My weekly digest of sites, blogs, tools and other URLs which I’ve recently bookmarked for personal reference.
From Lawerence Lessig’s blog:
Michio Kaku explains why gasoline, while still a terrible pollutant, is still a highly efficient energy resource.
Picked up an android Iconiatab over the weekend. Now to load up the latest draft of Modern Perl. Installed an SSH client, and tweetdeck, both of which seem to work nicely. Still getting used to the touch-based on-screen keyboard, but that will take some time (typing this post using the tablet right now,so forgive the lack of attention to detail).
I came across a very cool keyboard alternative called 8pen, which I’ll be looking into shortly. The primary reason I bought the tablet was for reading books, and was originally planning to get the Kobk Vox, but after playing with it in person, it didn’t impress me that much.
So today I was working on setting up a trac instance behind a reverse proxy, and found that it could be done quite easily under Apache 2. Apache 2 allows you to set up your reverse proxy in a variety of different ways.
The main thing to note here is that you should never try to ProxyPass/ProxyReverse from port 443 to Port 443. Instead, pass from port 443 to 80 in the back-end. Allow the proxy to handle the SSL authentication for the browser.
If you require a secure connection from the back-end web server to the front-end proxy server, then utilize a VPN, or an SSH tunnel to pass the data; but don’t waste your time trying to make the web server behind your proxy handle the SSL authentication with the browser. The amount of time you’ll spend trying to figure it out, you would have saved to go do something else more fun, like set up a Cacti instance to monitor bandwidth consumption within your home network :)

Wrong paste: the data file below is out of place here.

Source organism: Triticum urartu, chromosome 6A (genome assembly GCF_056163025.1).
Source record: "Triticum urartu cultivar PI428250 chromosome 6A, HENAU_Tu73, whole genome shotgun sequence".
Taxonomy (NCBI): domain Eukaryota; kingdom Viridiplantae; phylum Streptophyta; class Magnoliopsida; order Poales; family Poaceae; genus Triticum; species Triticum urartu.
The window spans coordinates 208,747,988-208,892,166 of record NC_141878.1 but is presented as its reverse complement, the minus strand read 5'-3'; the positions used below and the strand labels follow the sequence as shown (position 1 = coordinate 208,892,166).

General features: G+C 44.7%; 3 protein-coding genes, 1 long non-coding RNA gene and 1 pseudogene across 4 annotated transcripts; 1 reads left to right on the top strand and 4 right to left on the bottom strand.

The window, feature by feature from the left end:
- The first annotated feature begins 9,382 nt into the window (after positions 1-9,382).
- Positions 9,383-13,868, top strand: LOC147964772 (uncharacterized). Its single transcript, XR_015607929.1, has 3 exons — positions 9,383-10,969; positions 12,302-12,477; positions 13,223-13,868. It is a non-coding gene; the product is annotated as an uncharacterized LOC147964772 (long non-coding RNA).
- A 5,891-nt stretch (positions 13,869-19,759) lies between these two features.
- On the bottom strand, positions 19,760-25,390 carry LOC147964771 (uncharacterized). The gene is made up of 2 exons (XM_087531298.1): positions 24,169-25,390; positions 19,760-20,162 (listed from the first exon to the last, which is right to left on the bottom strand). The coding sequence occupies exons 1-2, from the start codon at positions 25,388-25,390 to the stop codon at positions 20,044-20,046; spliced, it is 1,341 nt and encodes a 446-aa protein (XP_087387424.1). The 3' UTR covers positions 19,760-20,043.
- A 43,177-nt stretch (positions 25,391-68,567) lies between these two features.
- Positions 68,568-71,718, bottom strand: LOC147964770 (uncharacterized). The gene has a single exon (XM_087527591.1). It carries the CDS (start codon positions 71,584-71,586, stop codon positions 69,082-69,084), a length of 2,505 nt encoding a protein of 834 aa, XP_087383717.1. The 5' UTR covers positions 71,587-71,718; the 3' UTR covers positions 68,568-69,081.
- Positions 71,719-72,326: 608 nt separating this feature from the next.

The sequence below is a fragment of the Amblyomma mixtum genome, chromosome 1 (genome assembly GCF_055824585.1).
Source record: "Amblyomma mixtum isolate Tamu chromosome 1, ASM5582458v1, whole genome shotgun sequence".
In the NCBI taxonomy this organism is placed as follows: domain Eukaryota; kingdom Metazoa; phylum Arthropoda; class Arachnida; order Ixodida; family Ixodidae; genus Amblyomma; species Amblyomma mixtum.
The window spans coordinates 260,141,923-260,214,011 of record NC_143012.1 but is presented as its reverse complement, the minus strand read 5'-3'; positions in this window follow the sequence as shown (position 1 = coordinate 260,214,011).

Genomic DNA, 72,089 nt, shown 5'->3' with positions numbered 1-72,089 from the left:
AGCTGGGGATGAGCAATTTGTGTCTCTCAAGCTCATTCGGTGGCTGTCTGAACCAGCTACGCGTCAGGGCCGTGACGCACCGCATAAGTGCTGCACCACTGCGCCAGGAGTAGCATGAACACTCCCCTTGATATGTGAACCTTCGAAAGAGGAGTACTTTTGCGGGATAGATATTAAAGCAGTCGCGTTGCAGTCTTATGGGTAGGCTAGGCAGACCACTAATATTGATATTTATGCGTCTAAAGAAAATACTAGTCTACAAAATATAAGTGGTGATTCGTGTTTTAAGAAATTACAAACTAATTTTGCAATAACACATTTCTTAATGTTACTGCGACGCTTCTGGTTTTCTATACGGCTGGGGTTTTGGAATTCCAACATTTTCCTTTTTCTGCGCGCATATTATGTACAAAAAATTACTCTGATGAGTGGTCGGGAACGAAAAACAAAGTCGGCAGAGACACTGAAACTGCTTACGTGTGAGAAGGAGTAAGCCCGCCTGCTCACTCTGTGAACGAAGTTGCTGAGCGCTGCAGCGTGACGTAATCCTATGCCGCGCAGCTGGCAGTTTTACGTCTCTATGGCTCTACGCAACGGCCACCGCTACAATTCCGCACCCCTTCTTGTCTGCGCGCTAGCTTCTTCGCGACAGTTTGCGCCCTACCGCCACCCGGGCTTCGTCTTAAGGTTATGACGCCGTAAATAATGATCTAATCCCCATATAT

Bell Canada and other big telecom companies can now freely impose usage-based billing on independent Internet Service Providers (indie ISPs) and YOU.
This means we’re looking at a future where ISPs will charge per byte, the way they do with smart phones. If we allow this to happen Canadians will have no choice but to pay more for less Internet. Big Telecom companies are obviously trying to gouge consumers, control the Internet market, and ensure that consumers continue to subscribe to their television services.
This will crush innovative services, Canada’s digital competitiveness, and your wallet.
We need to stand up for the Internet.
Sign the Stop The Meter petition!
Well, my Blackberry is officially offline because of a nationwide blackberry outage currently taking place. I use my Blackberry to receive messages from monitoring systems at VMware, so I’m severely pissed. I haven’t received any e-mails for several hours! The only way I knew that something was wrong, is that I have a sanity e-mail sent to myself every 2 hours. When I don’t see that e-mail, something evil is happening.
For a brief moment, I thought I was going to have to call and yell at Rogers, but they’re not at fault this time.
Real time updates on the situation via Twitter is nice, but a working Blackberry would be nicer.